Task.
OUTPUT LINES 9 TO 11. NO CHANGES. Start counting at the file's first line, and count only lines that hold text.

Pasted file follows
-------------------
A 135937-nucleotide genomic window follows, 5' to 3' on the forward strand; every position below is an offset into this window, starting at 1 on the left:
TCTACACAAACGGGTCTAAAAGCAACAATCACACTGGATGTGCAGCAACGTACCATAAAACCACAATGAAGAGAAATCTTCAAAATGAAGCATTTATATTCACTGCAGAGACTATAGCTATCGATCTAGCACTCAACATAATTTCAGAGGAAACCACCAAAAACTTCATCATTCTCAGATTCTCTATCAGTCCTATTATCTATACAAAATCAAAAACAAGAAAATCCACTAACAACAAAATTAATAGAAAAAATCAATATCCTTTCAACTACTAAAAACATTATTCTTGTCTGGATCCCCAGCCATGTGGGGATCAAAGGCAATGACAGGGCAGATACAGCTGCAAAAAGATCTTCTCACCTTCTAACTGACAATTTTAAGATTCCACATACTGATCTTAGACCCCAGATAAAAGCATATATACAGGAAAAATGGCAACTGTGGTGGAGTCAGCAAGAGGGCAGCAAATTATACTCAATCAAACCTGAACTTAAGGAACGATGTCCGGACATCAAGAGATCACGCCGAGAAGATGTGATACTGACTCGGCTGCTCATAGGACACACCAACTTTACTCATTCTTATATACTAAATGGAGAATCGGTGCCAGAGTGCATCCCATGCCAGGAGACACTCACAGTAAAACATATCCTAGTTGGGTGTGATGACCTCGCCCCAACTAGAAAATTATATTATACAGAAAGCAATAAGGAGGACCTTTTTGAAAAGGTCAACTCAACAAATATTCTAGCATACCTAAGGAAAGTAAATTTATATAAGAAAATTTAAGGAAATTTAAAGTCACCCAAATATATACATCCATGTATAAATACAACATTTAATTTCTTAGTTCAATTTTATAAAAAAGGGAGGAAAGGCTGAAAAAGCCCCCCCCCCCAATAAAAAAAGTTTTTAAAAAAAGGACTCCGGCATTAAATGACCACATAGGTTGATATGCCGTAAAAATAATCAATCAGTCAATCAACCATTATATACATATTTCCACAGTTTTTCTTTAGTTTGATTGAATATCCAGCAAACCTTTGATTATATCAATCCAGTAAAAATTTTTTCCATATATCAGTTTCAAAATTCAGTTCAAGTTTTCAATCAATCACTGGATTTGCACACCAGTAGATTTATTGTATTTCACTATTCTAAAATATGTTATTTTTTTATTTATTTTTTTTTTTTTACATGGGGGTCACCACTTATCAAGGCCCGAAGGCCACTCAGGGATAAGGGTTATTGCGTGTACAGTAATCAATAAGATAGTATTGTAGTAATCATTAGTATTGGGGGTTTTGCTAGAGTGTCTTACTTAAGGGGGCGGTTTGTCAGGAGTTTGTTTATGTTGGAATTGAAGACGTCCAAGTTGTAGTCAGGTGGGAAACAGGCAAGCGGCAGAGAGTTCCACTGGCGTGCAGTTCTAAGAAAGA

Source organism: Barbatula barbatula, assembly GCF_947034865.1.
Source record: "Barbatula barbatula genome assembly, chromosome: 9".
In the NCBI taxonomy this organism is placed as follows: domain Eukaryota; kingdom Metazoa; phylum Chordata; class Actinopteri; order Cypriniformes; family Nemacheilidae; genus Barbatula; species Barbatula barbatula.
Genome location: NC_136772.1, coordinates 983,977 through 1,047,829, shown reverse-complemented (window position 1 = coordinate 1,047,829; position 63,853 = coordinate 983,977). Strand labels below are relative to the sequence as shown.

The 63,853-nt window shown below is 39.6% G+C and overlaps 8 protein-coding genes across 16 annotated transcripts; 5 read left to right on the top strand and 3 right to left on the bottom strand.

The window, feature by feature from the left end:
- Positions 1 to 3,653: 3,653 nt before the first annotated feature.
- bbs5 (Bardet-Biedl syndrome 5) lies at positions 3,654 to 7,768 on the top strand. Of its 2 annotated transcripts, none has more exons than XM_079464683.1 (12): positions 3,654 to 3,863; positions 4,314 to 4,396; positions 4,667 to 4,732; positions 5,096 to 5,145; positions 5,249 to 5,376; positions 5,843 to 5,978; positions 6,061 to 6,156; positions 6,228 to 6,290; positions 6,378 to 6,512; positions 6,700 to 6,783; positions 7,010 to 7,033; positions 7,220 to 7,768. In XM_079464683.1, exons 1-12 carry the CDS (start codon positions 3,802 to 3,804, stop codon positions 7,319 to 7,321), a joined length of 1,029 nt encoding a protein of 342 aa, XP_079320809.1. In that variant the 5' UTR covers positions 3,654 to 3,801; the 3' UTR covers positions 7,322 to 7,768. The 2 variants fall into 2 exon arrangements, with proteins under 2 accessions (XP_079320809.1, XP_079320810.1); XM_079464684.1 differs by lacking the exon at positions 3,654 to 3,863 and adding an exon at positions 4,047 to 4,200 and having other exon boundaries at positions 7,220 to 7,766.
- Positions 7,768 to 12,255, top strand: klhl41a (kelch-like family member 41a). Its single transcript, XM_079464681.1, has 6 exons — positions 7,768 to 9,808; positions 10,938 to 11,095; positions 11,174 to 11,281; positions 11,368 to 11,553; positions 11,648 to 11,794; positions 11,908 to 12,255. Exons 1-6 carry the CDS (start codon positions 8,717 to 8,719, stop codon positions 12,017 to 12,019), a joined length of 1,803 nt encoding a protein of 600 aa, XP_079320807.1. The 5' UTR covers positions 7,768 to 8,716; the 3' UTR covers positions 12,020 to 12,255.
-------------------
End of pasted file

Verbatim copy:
- Positions 1 to 3,653: 3,653 nt before the first annotated feature.
- bbs5 (Bardet-Biedl syndrome 5) lies at positions 3,654 to 7,768 on the top strand. Of its 2 annotated transcripts, none has more exons than XM_079464683.1 (12): positions 3,654 to 3,863; positions 4,314 to 4,396; positions 4,667 to 4,732; positions 5,096 to 5,145; positions 5,249 to 5,376; positions 5,843 to 5,978; positions 6,061 to 6,156; positions 6,228 to 6,290; positions 6,378 to 6,512; positions 6,700 to 6,783; positions 7,010 to 7,033; positions 7,220 to 7,768. In XM_079464683.1, exons 1-12 carry the CDS (start codon positions 3,802 to 3,804, stop codon positions 7,319 to 7,321), a joined length of 1,029 nt encoding a protein of 342 aa, XP_079320809.1. In that variant the 5' UTR covers positions 3,654 to 3,801; the 3' UTR covers positions 7,322 to 7,768. The 2 variants fall into 2 exon arrangements, with proteins under 2 accessions (XP_079320809.1, XP_079320810.1); XM_079464684.1 differs by lacking the exon at positions 3,654 to 3,863 and adding an exon at positions 4,047 to 4,200 and having other exon boundaries at positions 7,220 to 7,766.
- Positions 7,768 to 12,255, top strand: klhl41a (kelch-like family member 41a). Its single transcript, XM_079464681.1, has 6 exons — positions 7,768 to 9,808; positions 10,938 to 11,095; positions 11,174 to 11,281; positions 11,368 to 11,553; positions 11,648 to 11,794; positions 11,908 to 12,255. Exons 1-6 carry the CDS (start codon positions 8,717 to 8,719, stop codon positions 12,017 to 12,019), a joined length of 1,803 nt encoding a protein of 600 aa, XP_079320807.1. The 5' UTR covers positions 7,768 to 8,716; the 3' UTR covers positions 12,020 to 12,255.